“We look forward to working with the state of Maryland, Charles County and other local partners to foster education and research partnerships as well as support and enhance local recreation and tourism along this historic stretch of the Potomac River,” said Neil Jacobs, NOAA’s acting administrator.

Mallows Bay is known for its “Ghost Fleet,” including partly submerged remains of more than 100 wooden steamships that were built in response to threats from World War I-era German U-boats.

While the ships never saw action during the war, their construction at more than 40 shipyards in 17 states was part of the national wartime effort that fueled the economic development of waterfront communities and maritime services industries.

Read more: ‘Ghost Fleet’ cemetery now a national sanctuary


Canadian cross 1024x682The Canadian Cross of Sacrifice honors citizens of the United States who gave their lives while serving in the armed forces of Canada during World War I.

The Canadian Cross of Sacrifice at Arlington National Cemetery

Honoring Americans who served in Canadian Forces during World War I

By Josh Baker
Staff Writer

The First World War ravaged Europe between the years 1914 until 1918, consuming men and materiel at rates which the modern world had not yet experienced. While European nations and their colonies fought in the trenches, the United States refrained from entering a European conflict as long as they could. It was not until April 1917, did the United States enter the First World War, aside the Allied powers against the Central powers.

Despite America’s delayed entry into the war, young Americans went north of the border to Canada to join the war effort. Canada joined the war in August 1914 as part of the British Empire, and as such, began to mobilize young troops and send them overseas as part of the Canadian Expeditionary Force (C.E.F.).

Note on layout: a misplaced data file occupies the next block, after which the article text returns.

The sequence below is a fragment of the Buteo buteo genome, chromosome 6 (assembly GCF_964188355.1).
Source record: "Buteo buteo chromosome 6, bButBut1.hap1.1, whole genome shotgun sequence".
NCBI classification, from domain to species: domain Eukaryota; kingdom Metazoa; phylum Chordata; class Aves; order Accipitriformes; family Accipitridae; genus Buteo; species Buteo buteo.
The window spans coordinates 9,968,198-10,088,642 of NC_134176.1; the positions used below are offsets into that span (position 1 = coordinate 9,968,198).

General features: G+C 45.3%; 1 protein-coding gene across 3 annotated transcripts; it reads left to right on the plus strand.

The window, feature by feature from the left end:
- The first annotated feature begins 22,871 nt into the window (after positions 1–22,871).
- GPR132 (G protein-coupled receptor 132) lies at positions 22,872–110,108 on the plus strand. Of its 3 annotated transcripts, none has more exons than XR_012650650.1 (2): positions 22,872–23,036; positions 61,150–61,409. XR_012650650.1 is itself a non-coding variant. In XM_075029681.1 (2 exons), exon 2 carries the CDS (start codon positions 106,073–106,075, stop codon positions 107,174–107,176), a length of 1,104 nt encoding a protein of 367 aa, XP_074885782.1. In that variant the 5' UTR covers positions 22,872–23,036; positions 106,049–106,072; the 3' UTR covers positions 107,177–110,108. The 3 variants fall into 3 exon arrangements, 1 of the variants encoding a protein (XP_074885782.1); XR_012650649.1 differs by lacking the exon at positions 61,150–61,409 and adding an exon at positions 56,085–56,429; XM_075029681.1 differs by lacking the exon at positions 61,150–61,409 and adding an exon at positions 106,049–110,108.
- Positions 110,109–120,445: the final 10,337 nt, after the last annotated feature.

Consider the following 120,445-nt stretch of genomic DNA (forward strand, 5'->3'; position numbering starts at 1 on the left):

During Canada’s war mobilization, Sir Sam Hughes, then Canadian Minister of Militia and Defence, authorized the creation of a battalion comprised partly of American citizens residing in Canada and those who had left America to join the war effort. The battalion, based in Toronto, was designated as the 97th Battalion on December 22, 1915 and in February 1916, four more battalions were established across Canada. These five battalions would become known as the “American Legion.” It is estimated that 40,000 Americans enlisted in the C.E.F., of which 35,000 of them listed the United States as their place of birth.

The American Legion existed until March 1917 when it was officially disbanded. Members of the American Legion were then transferred to other Canadian units across the C.E.F. The disbanding of the American Legion was partly due to pressure from the United States government on Canada to remove “American” title from any Canadian or otherwise foreign formation. This was due to the United States policy of neutrality before the nation officially entered the war in April 1917.

Read more: Canadian Cross of Sacrifice in Arlington National Cemetery